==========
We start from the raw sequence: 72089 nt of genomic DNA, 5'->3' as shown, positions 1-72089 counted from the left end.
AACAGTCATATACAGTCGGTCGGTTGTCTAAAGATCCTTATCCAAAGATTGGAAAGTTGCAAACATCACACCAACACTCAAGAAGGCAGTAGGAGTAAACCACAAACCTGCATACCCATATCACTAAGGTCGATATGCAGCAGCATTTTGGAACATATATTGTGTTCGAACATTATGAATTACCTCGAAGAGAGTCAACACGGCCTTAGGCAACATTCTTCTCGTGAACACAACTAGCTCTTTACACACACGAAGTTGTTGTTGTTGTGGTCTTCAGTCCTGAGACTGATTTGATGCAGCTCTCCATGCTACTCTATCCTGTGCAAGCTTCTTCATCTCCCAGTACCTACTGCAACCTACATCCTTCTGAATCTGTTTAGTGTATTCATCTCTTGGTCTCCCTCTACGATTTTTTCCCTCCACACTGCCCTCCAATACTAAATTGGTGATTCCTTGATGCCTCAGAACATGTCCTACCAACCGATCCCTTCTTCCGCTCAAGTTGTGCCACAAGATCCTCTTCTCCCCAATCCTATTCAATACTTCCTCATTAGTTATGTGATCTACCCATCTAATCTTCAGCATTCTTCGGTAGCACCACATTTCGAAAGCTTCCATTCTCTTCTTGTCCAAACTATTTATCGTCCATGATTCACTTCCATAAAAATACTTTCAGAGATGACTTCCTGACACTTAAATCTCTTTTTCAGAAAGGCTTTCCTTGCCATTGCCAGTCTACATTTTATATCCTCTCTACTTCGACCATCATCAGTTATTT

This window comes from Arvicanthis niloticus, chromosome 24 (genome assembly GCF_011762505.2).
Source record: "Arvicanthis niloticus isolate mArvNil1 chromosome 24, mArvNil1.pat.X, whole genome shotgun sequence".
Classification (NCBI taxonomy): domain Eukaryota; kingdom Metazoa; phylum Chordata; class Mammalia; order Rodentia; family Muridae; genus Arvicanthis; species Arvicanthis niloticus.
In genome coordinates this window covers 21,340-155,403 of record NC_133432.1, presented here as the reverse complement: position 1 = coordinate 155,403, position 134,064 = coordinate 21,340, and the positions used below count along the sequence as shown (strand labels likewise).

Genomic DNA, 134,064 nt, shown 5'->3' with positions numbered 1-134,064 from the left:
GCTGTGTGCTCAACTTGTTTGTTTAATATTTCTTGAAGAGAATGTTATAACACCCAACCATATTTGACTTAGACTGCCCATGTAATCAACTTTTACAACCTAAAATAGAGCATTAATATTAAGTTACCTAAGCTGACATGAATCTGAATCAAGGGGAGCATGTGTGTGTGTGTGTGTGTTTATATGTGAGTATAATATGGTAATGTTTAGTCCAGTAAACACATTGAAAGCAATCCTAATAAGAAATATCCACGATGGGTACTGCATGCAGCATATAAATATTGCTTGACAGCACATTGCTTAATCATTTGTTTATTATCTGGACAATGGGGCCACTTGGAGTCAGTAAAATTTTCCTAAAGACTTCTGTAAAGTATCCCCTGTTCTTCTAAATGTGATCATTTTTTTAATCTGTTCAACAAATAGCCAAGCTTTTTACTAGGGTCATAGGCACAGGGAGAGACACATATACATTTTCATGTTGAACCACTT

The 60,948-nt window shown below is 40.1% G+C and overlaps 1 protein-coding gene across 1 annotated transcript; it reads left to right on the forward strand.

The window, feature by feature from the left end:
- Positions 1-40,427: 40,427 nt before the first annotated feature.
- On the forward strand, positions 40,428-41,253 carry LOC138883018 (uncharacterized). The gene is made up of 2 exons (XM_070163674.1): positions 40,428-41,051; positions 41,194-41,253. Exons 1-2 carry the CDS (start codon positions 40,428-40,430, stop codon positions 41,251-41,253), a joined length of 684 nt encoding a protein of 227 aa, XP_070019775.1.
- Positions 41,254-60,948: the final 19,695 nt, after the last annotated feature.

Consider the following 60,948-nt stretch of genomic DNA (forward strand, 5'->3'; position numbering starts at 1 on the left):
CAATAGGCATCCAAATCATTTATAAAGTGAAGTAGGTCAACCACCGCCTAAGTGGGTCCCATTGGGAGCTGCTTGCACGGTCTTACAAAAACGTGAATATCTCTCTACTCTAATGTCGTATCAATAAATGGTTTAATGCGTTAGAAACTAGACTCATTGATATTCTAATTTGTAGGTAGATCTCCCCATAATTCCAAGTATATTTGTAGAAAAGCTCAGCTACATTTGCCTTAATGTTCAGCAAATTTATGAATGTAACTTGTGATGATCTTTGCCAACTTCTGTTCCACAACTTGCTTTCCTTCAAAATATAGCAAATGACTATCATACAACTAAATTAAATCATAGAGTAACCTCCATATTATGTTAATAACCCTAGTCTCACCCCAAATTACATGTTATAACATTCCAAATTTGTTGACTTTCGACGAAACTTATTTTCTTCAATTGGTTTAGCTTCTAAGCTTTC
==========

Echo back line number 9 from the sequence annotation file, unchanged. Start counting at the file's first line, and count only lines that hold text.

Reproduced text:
The 60,948-nt window shown below is 40.1% G+C and overlaps 1 protein-coding gene across 1 annotated transcript; it reads left to right on the forward strand.